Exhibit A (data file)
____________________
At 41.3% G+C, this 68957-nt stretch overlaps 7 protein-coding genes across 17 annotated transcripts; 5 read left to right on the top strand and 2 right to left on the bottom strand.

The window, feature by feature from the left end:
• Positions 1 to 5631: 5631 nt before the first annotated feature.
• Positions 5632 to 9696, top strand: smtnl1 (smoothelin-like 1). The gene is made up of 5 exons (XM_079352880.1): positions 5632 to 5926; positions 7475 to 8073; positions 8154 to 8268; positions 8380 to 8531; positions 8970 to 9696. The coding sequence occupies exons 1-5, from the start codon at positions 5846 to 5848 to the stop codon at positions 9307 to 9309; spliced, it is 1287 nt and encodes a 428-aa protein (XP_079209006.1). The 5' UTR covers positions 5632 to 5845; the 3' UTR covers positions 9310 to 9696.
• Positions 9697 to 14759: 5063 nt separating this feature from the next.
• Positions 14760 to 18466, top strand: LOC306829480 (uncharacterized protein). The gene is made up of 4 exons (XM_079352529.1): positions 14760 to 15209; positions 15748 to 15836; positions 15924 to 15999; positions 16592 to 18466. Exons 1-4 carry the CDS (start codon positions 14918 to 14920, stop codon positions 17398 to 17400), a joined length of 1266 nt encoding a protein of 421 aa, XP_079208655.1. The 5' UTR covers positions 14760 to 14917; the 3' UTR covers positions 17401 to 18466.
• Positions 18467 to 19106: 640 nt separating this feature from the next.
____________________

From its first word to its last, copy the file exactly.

At 41.3% G+C, this 68957-nt stretch overlaps 7 protein-coding genes across 17 annotated transcripts; 5 read left to right on the top strand and 2 right to left on the bottom strand.

The window, feature by feature from the left end:
• Positions 1 to 5631: 5631 nt before the first annotated feature.
• Positions 5632 to 9696, top strand: smtnl1 (smoothelin-like 1). The gene is made up of 5 exons (XM_079352880.1): positions 5632 to 5926; positions 7475 to 8073; positions 8154 to 8268; positions 8380 to 8531; positions 8970 to 9696. The coding sequence occupies exons 1-5, from the start codon at positions 5846 to 5848 to the stop codon at positions 9307 to 9309; spliced, it is 1287 nt and encodes a 428-aa protein (XP_079209006.1). The 5' UTR covers positions 5632 to 5845; the 3' UTR covers positions 9310 to 9696.
• Positions 9697 to 14759: 5063 nt separating this feature from the next.
• Positions 14760 to 18466, top strand: LOC306829480 (uncharacterized protein). The gene is made up of 4 exons (XM_079352529.1): positions 14760 to 15209; positions 15748 to 15836; positions 15924 to 15999; positions 16592 to 18466. Exons 1-4 carry the CDS (start codon positions 14918 to 14920, stop codon positions 17398 to 17400), a joined length of 1266 nt encoding a protein of 421 aa, XP_079208655.1. The 5' UTR covers positions 14760 to 14917; the 3' UTR covers positions 17401 to 18466.
• Positions 18467 to 19106: 640 nt separating this feature from the next.